By Maksim Yeniseyev
MVD Academy cadets practise apprehending criminals in Tashkent last December. [Maksim Yeniseyev]
TASHKENT -- Everyday life in Uzbekistan has become safer compared to last year, authorities say.
The number of felonies recorded in Uzbekistan in the first half of 2016 decreased by 13.5% compared to the same period last year, according to the government.
One factor helping improve public safety was the never-ending fight against extremism. In the first half of 2016, police solved 334 extremism- and terrorism-related crimes, the government says. They nabbed 549 suspected extremists during the same time.
Such work is consolidating perceptions of safety in Uzbekistan. The country was ranked third safest in the world, behind only Singapore and Iceland, in the Gallup Global Law and Order 2016 Report. Hundreds of respondents accounted for that ranking, by answering a number of questions in 2015, such as "Do you feel safe walking alone at night in the city or area where you live?".
"The crime rate falls every year," Deputy Interior Minister Tursunpulat Toshpulatov said at an August 19 news conference in Tashkent. "The number of felonies recorded in the first half of the year fell by 13.5% [compared to the same period last year]."
The country has 3,788 police stations hard at work in protecting the public, according to the Interior Ministry (MVD).
"You can walk around safely anytime," Tashkent resident Dmitrii Shestakov told Caravanserai. "People don't lock their cars."
Foreigners welcome the sense of safety in Uzbekistan.
"While I was there, I didn't sense any threats," German tourist Moritz Finke, who visited in July, told Caravanserai. "You don't fear for your wallet, camera or passport there."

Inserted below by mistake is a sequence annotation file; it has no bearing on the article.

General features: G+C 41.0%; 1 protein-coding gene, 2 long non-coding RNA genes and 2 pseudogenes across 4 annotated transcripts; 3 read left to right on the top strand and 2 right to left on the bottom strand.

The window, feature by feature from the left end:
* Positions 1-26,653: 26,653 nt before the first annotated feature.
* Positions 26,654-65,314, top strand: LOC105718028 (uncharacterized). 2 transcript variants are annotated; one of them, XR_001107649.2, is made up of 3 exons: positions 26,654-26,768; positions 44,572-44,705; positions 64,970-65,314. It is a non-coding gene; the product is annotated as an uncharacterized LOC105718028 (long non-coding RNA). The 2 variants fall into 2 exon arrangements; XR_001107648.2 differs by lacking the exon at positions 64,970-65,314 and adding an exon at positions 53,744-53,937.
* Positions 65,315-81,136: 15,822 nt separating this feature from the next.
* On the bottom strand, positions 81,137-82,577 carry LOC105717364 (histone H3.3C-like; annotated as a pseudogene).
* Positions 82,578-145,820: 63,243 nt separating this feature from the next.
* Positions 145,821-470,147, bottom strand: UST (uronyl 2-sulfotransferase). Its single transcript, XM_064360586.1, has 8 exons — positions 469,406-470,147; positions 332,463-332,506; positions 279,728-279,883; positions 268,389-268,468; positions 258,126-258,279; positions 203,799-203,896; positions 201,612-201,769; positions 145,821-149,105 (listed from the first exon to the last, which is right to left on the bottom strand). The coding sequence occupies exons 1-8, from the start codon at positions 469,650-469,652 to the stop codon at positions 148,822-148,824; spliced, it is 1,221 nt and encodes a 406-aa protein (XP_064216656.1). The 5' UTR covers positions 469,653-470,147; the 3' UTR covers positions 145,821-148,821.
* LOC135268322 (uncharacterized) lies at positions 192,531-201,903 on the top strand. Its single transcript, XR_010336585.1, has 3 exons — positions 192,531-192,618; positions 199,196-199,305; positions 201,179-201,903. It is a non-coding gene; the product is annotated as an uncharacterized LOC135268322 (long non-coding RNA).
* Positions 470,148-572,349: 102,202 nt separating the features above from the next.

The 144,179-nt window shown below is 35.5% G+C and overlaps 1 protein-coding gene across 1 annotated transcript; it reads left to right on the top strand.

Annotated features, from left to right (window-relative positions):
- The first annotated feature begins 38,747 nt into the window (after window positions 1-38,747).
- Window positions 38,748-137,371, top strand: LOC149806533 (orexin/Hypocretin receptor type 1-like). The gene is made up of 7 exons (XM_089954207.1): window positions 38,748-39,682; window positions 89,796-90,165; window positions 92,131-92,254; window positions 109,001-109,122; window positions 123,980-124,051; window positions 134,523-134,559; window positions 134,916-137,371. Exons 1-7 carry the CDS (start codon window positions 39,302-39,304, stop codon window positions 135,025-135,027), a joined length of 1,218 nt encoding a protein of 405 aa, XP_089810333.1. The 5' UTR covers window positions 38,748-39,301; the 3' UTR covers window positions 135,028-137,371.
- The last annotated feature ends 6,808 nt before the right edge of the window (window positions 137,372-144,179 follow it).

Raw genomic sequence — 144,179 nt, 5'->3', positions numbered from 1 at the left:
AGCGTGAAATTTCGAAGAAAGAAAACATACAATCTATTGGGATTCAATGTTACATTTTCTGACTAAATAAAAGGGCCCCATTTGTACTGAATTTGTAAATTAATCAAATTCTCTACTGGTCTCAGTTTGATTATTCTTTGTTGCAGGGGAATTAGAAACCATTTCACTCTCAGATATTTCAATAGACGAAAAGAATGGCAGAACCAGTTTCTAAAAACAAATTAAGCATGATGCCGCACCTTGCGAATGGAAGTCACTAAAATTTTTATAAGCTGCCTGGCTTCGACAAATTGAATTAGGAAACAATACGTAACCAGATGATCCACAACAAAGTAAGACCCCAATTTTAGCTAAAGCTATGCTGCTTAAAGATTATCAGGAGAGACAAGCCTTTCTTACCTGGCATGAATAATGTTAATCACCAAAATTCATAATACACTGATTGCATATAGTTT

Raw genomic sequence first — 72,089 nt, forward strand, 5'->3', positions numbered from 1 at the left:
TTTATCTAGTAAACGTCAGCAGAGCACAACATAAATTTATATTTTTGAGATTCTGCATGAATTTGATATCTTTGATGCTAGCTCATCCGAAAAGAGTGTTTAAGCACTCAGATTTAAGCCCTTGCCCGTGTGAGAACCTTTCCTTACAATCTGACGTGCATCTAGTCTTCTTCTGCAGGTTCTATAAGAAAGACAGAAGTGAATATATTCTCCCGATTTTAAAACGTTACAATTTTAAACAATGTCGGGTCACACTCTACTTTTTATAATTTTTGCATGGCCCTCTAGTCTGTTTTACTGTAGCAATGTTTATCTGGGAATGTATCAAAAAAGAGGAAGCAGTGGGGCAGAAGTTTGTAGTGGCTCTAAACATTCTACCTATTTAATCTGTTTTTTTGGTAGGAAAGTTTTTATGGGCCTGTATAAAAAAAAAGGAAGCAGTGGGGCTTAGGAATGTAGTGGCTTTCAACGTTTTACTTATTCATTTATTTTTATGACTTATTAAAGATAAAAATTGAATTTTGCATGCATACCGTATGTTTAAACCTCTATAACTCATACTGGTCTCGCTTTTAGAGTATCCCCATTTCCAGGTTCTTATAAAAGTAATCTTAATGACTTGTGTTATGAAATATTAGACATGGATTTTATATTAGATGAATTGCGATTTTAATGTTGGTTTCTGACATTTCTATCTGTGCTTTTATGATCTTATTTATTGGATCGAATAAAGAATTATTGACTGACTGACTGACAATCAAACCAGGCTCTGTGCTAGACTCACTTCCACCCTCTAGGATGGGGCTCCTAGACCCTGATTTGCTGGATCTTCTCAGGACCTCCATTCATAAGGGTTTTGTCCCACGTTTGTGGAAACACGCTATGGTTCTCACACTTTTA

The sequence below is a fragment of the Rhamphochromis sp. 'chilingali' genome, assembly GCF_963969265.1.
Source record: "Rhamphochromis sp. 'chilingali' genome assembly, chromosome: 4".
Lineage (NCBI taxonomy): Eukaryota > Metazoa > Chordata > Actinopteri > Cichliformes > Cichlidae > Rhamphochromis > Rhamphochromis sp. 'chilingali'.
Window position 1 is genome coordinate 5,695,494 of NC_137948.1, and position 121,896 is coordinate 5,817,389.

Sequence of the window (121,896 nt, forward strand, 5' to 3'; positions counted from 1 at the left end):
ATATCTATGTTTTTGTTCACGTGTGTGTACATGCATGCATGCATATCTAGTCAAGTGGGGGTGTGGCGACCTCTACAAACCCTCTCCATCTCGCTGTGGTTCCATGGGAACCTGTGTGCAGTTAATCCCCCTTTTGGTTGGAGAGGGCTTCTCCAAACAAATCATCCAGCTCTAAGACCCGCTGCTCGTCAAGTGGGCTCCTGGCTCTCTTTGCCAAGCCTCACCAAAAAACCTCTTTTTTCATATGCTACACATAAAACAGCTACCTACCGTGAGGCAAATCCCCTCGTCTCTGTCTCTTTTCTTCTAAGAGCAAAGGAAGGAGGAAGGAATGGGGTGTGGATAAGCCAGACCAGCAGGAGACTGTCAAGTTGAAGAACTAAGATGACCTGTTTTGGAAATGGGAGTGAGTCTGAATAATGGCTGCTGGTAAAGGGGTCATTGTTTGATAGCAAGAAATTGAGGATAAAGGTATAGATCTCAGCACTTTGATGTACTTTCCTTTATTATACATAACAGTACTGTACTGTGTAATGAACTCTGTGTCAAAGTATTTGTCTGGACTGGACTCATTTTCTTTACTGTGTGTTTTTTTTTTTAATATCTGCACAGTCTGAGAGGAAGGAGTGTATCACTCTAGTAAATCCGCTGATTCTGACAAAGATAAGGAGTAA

During an August 26 session of the senate, the members heard about the anti-extremism work of law enforcement.
The 549 suspected extremists detained in the first half of 2016 included "members of ISIL [the 'Islamic State of Iraq and the Levant'] and the Turkistan Islamic Movement", senate spokesman Javokhir Mavlonov told Caravanserai.
Police "seized more than 7,000 pieces of extremist literature ... calling for the government's ouster" in the first half of 2016, he added.
Throughout the year, the Uzbekistani senate debated a bill on police reform. The country's police have operated under the same law since 1991.
On August 24, the senate passed the bill. It awaits a decision by President Islam Karimov.
Both the public and law enforcement hope the bill will become law and will fix some problems that have formed over the years. The bill's content remains undisclosed unless Karimov approves it.
Police officers have operated under "internal instructions inaccessible to the public" since 1991, Tashkent political scientist Valerii Khan told Caravanserai.
The bill that the senate passed August 24 will "outline the rights, obligations and powers of MVD personnel", the senate said in one publication.
On the other hand, police officers point to the difficulty of their job.
"Almost nobody knows that ... we might, if needed, have to work a few months in a row without any days off," a Tashkent police officer told Caravanserai on condition on anonymity. "Our work day is not fixed. An inspector doing outreach work can be on duty for 12 to 14 hours a day and earn no overtime. We hope the new law will make our job easier."
The project's goal is to provide surplus hydro-electric power from Kyrgyzstan and Tajikistan to Afghanistan and Pakistan during the summer months.
How effective are US efforts to help your country's economy?